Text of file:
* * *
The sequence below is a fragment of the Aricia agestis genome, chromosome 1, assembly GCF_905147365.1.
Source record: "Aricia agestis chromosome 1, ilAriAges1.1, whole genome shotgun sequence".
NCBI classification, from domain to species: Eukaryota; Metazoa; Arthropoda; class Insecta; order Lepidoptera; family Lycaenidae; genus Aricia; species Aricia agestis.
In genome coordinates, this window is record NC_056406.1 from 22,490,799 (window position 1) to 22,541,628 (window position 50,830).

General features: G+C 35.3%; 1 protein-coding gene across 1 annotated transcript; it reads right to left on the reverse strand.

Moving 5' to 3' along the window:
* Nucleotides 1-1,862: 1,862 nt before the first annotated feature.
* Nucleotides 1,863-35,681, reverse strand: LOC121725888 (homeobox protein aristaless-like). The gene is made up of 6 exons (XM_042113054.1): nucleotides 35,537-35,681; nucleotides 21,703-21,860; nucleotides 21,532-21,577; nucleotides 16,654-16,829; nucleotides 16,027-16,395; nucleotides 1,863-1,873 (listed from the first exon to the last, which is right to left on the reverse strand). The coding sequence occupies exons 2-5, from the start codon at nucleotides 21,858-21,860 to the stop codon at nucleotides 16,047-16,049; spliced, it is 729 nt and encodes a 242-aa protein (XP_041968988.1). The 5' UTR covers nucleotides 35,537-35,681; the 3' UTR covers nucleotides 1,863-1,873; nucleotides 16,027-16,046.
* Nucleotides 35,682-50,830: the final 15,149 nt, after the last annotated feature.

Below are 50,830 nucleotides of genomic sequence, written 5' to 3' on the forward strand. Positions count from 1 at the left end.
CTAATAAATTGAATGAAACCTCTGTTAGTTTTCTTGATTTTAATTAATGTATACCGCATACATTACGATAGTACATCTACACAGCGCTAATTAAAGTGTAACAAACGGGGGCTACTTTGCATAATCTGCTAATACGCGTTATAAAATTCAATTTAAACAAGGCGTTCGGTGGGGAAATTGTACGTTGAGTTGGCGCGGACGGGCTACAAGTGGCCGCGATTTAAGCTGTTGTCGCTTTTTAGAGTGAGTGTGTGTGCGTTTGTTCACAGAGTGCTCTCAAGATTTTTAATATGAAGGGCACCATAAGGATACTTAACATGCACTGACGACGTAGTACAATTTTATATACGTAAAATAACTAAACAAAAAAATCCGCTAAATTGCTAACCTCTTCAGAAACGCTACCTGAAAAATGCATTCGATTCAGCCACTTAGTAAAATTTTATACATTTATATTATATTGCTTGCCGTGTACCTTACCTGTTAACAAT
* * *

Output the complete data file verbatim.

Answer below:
The sequence below is a fragment of the Aricia agestis genome, chromosome 1, assembly GCF_905147365.1.
Source record: "Aricia agestis chromosome 1, ilAriAges1.1, whole genome shotgun sequence".
NCBI classification, from domain to species: Eukaryota; Metazoa; Arthropoda; class Insecta; order Lepidoptera; family Lycaenidae; genus Aricia; species Aricia agestis.
In genome coordinates, this window is record NC_056406.1 from 22,490,799 (window position 1) to 22,541,628 (window position 50,830).

General features: G+C 35.3%; 1 protein-coding gene across 1 annotated transcript; it reads right to left on the reverse strand.

Moving 5' to 3' along the window:
* Nucleotides 1-1,862: 1,862 nt before the first annotated feature.
* Nucleotides 1,863-35,681, reverse strand: LOC121725888 (homeobox protein aristaless-like). The gene is made up of 6 exons (XM_042113054.1): nucleotides 35,537-35,681; nucleotides 21,703-21,860; nucleotides 21,532-21,577; nucleotides 16,654-16,829; nucleotides 16,027-16,395; nucleotides 1,863-1,873 (listed from the first exon to the last, which is right to left on the reverse strand). The coding sequence occupies exons 2-5, from the start codon at nucleotides 21,858-21,860 to the stop codon at nucleotides 16,047-16,049; spliced, it is 729 nt and encodes a 242-aa protein (XP_041968988.1). The 5' UTR covers nucleotides 35,537-35,681; the 3' UTR covers nucleotides 1,863-1,873; nucleotides 16,027-16,046.
* Nucleotides 35,682-50,830: the final 15,149 nt, after the last annotated feature.

Below are 50,830 nucleotides of genomic sequence, written 5' to 3' on the forward strand. Positions count from 1 at the left end.
CTAATAAATTGAATGAAACCTCTGTTAGTTTTCTTGATTTTAATTAATGTATACCGCATACATTACGATAGTACATCTACACAGCGCTAATTAAAGTGTAACAAACGGGGGCTACTTTGCATAATCTGCTAATACGCGTTATAAAATTCAATTTAAACAAGGCGTTCGGTGGGGAAATTGTACGTTGAGTTGGCGCGGACGGGCTACAAGTGGCCGCGATTTAAGCTGTTGTCGCTTTTTAGAGTGAGTGTGTGTGCGTTTGTTCACAGAGTGCTCTCAAGATTTTTAATATGAAGGGCACCATAAGGATACTTAACATGCACTGACGACGTAGTACAATTTTATATACGTAAAATAACTAAACAAAAAAATCCGCTAAATTGCTAACCTCTTCAGAAACGCTACCTGAAAAATGCATTCGATTCAGCCACTTAGTAAAATTTTATACATTTATATTATATTGCTTGCCGTGTACCTTACCTGTTAACAAT